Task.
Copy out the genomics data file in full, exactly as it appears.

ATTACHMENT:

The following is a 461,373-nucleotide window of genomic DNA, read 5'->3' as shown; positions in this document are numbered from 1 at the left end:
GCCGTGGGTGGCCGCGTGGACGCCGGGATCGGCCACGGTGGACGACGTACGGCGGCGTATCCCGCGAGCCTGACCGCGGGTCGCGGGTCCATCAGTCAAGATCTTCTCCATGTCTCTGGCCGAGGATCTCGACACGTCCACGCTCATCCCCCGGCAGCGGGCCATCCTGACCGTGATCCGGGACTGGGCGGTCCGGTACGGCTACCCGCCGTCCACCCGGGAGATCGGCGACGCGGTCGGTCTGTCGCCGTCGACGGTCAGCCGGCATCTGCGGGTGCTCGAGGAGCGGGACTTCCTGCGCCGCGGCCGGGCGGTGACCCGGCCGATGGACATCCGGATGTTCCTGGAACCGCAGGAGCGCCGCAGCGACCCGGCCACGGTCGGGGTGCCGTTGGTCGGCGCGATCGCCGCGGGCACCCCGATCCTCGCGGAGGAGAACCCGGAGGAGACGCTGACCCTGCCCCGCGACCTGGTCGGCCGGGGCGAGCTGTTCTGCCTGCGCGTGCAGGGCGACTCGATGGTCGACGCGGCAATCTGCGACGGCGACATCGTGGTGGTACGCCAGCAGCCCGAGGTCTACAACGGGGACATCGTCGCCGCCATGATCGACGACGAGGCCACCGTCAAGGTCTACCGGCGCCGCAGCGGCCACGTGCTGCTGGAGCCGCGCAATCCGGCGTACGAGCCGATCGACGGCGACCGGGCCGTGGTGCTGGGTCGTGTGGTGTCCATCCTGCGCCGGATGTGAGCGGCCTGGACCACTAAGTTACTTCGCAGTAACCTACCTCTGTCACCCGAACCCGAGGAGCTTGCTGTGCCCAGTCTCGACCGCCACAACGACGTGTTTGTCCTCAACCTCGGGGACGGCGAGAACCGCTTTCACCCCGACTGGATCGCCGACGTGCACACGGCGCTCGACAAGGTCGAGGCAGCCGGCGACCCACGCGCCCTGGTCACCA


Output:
The following is a 461,373-nucleotide window of genomic DNA, read 5'->3' as shown; positions in this document are numbered from 1 at the left end:
GCCGTGGGTGGCCGCGTGGACGCCGGGATCGGCCACGGTGGACGACGTACGGCGGCGTATCCCGCGAGCCTGACCGCGGGTCGCGGGTCCATCAGTCAAGATCTTCTCCATGTCTCTGGCCGAGGATCTCGACACGTCCACGCTCATCCCCCGGCAGCGGGCCATCCTGACCGTGATCCGGGACTGGGCGGTCCGGTACGGCTACCCGCCGTCCACCCGGGAGATCGGCGACGCGGTCGGTCTGTCGCCGTCGACGGTCAGCCGGCATCTGCGGGTGCTCGAGGAGCGGGACTTCCTGCGCCGCGGCCGGGCGGTGACCCGGCCGATGGACATCCGGATGTTCCTGGAACCGCAGGAGCGCCGCAGCGACCCGGCCACGGTCGGGGTGCCGTTGGTCGGCGCGATCGCCGCGGGCACCCCGATCCTCGCGGAGGAGAACCCGGAGGAGACGCTGACCCTGCCCCGCGACCTGGTCGGCCGGGGCGAGCTGTTCTGCCTGCGCGTGCAGGGCGACTCGATGGTCGACGCGGCAATCTGCGACGGCGACATCGTGGTGGTACGCCAGCAGCCCGAGGTCTACAACGGGGACATCGTCGCCGCCATGATCGACGACGAGGCCACCGTCAAGGTCTACCGGCGCCGCAGCGGCCACGTGCTGCTGGAGCCGCGCAATCCGGCGTACGAGCCGATCGACGGCGACCGGGCCGTGGTGCTGGGTCGTGTGGTGTCCATCCTGCGCCGGATGTGAGCGGCCTGGACCACTAAGTTACTTCGCAGTAACCTACCTCTGTCACCCGAACCCGAGGAGCTTGCTGTGCCCAGTCTCGACCGCCACAACGACGTGTTTGTCCTCAACCTCGGGGACGGCGAGAACCGCTTTCACCCCGACTGGATCGCCGACGTGCACACGGCGCTCGACAAGGTCGAGGCAGCCGGCGACCCACGCGCCCTGGTCACCA